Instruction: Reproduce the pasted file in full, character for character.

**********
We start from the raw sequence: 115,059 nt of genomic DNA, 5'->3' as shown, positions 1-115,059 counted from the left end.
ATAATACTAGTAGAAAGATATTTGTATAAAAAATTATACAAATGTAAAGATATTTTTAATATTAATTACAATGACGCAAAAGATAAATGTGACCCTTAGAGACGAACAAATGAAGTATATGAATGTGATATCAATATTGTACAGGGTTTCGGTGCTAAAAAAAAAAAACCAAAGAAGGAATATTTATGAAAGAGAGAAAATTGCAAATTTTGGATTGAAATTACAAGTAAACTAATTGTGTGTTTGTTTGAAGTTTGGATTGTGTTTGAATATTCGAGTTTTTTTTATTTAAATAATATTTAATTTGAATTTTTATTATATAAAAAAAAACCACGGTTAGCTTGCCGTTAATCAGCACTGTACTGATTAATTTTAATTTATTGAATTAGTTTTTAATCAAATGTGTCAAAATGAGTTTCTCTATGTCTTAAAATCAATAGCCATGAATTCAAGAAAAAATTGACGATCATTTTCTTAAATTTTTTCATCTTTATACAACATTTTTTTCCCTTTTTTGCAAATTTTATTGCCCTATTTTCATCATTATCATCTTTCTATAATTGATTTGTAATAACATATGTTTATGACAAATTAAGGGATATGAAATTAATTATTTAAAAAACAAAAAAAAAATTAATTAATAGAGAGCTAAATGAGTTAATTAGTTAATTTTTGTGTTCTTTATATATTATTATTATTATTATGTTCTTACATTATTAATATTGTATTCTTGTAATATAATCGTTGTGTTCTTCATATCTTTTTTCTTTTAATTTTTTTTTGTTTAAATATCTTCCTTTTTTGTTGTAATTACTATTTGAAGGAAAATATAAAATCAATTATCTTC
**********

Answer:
We start from the raw sequence: 115,059 nt of genomic DNA, 5'->3' as shown, positions 1-115,059 counted from the left end.
ATAATACTAGTAGAAAGATATTTGTATAAAAAATTATACAAATGTAAAGATATTTTTAATATTAATTACAATGACGCAAAAGATAAATGTGACCCTTAGAGACGAACAAATGAAGTATATGAATGTGATATCAATATTGTACAGGGTTTCGGTGCTAAAAAAAAAAAACCAAAGAAGGAATATTTATGAAAGAGAGAAAATTGCAAATTTTGGATTGAAATTACAAGTAAACTAATTGTGTGTTTGTTTGAAGTTTGGATTGTGTTTGAATATTCGAGTTTTTTTTATTTAAATAATATTTAATTTGAATTTTTATTATATAAAAAAAAACCACGGTTAGCTTGCCGTTAATCAGCACTGTACTGATTAATTTTAATTTATTGAATTAGTTTTTAATCAAATGTGTCAAAATGAGTTTCTCTATGTCTTAAAATCAATAGCCATGAATTCAAGAAAAAATTGACGATCATTTTCTTAAATTTTTTCATCTTTATACAACATTTTTTTCCCTTTTTTGCAAATTTTATTGCCCTATTTTCATCATTATCATCTTTCTATAATTGATTTGTAATAACATATGTTTATGACAAATTAAGGGATATGAAATTAATTATTTAAAAAACAAAAAAAAAATTAATTAATAGAGAGCTAAATGAGTTAATTAGTTAATTTTTGTGTTCTTTATATATTATTATTATTATTATGTTCTTACATTATTAATATTGTATTCTTGTAATATAATCGTTGTGTTCTTCATATCTTTTTTCTTTTAATTTTTTTTTGTTTAAATATCTTCCTTTTTTGTTGTAATTACTATTTGAAGGAAAATATAAAATCAATTATCTTC